13 Practical Travel Tips for China – or What I learned from two weeks in Central China
After a two week trip to Jinan, Zhengzhou, Nanning, Ningbo and Wuhan - here are my travel related observations about (mostly) Central China.
Everyone codeshares on everyone
Chinese airlines are predominantly state-owned (major exception is Hainan Airlines, which nobody really knows who owns it). Many like China Eastern, Xiamen Air and China Southern (they recently left)
are part of Skyteam. To make it more confusing everyone seems to codeshare with almost everyone for domestic flights. Do not be surprised by these 'competing airlines' to all codeshare one
Domestic flying is like in the US before liberalization
All carriers have the same prices. All have bags included and there is a warm meal and a snack box. They all use the same planes and even the interior looks similar.
Air traffic is growing like crazy
Whatever the underlying reasons for the Chinese boom the sheer scale of enormous airports with hundreds of daily flights will impress you. Zhengzhou airport is currently at 27 million passengers (growing at 12% YOY and cargo traffic growing by 34%) per year but the enormous terminal can easily serve three times that.
The Internet is surprisingly slow - especially with a VPN
For a developed country Internet speeds are often very slow. Since many Internet sites are blocked you will need to use a VPN like Express VPN which makes it even slower. I even found the Internet slow at the Hyatt Regency Jinan, WeWork Wuhan or Regus Zhengzhou (all brands where I usually get very fast Internet).
Bring your discover card or else
UnionPay (which runs on the same payment network) is the only payment network with real traction in China. Visa and Mastercard have long been unable to do business outside of business areas with lots of foreigners in China. This is slowly changing. Do not expect any international forms of payment to work unless it is Discover or cash! Mobile payment options like Samsung Pay or Apple Pay also have no traction. The local WeChat pay does not work well with Visa cards as payment source either.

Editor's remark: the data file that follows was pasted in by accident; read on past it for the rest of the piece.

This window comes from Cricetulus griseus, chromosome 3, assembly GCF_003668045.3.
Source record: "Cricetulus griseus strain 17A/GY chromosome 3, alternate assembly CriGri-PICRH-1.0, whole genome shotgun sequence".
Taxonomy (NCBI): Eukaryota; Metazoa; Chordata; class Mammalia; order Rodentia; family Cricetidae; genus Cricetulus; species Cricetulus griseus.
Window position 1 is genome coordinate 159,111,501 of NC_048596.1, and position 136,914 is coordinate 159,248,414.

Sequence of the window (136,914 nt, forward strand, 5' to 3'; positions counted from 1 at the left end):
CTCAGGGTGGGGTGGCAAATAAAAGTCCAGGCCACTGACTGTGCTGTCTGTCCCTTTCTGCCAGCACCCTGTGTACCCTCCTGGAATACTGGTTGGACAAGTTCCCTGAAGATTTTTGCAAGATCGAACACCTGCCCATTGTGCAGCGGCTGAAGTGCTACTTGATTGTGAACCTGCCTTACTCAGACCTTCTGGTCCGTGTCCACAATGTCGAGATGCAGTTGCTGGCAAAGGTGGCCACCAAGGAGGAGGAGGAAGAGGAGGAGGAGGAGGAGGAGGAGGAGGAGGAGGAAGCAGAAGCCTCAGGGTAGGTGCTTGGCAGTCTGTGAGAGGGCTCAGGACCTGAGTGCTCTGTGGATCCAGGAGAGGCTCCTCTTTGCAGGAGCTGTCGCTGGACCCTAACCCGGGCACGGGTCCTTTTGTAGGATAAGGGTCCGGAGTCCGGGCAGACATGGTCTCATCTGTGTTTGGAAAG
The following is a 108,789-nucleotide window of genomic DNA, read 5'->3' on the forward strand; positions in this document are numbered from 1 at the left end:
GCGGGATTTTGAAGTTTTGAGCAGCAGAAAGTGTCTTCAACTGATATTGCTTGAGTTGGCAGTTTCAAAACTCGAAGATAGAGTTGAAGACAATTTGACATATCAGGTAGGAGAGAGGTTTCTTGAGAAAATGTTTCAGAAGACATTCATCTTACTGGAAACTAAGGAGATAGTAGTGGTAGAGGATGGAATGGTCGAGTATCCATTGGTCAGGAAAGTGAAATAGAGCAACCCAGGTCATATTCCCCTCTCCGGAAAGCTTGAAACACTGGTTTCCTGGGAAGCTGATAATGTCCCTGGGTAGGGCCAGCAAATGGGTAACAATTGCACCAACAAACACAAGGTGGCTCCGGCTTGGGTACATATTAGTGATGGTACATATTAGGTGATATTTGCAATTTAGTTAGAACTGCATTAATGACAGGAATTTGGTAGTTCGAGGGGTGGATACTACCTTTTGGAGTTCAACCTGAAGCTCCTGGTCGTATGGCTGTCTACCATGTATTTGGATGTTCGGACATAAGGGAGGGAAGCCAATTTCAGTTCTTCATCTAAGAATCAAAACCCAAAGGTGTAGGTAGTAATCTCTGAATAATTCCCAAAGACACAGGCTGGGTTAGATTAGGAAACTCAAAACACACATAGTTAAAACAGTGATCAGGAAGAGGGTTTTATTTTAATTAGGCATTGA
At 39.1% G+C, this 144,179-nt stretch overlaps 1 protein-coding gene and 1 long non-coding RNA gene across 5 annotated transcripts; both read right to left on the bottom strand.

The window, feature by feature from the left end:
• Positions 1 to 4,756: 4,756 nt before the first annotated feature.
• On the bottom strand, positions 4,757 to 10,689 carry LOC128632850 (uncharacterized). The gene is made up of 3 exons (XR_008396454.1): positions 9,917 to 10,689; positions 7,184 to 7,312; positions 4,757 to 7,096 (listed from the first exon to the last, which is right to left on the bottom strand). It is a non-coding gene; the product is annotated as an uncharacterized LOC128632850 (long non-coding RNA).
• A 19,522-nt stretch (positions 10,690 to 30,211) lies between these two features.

Customer Service is a pipe dream
Never expect any customer service. This is a feature not a bug. You are on your own - think of airlines and hotels more like the NYC subway. You by a ticket and there is a train rolling but customers
have to look out for themselves.
Bring some Chinese
Any interaction with a foreigner is a huge risk for locals as it may involve long questions or even interrogation by the secret police. The incentive to learn English is minimal therefore in many areas outside coastal China. Bring some Chinese including phrases and the handy Google Translate app which also translates restaurant menus quite nicely. Never expect any English to be understood even at airports or major chain hotels.
No carry-on drama
Almost all domestic airline tickets include a free bag and a free carry-on - nobody balks at a big carry-on and nobody ever gave me drama about it.
Surveillance is everywhere
This is not so different than US airports but cameras, biometric IDs are everywhere.
Airport Security is quick
The longest I ever waited in an airport security line during all my trips in China was five minutes. You will need to unpack umbrellas(!), power banks and laptops. Liquids or powders are not an issue and it is more like TSA Pre at any airport. Note that there is no gender separation so the manual pat down will be done by mixed genders.
Hotels are (very) good value
There are a lot of new hotels (and a good number of old ones) that are often great values. All major chains have been mushrooming in China and you can usually get a solid 4/5 Star for under $50
with bit of research in most secondary Chinese cities.
Beware the random rules
There are often small 'random rules' that are just completely out of the ordinary compared to an International experience. Some airport lounges will refuse access for Priority Pass holder (despite the lounge having a big such logo) as there is another lounge closer to your gate.
Flight attendants are the friendly one's here
I often feel flight attendants for US legacy airlines could not be any more nasty. My fellow passengers are typically fine. In China this is reversed with rowdy and often plain rude co-passengers but usually very friendly flight attendants.
Domestic tickets are not cheap
When we think of Chinese airline we see images of ultra low fares to the US. But guess what these international flights are subsidized by pretty steep fares for domestic travelers.
Uber's local subsidiary works well
DiDi is a bit clunky to use but after a short learning period I found it to be a reliable companion. The English version is a godsend with the inbuilt translation function.
Healthy, fresh food is almost impossible to find
I lost five pounds in two weeks. Healthy, clean and delicious food is almost impossible to find. Chinese are adventurous eaters but most dishes end up greasy, over garlicy and salty affairs. Make sure you have a backup plan in mind.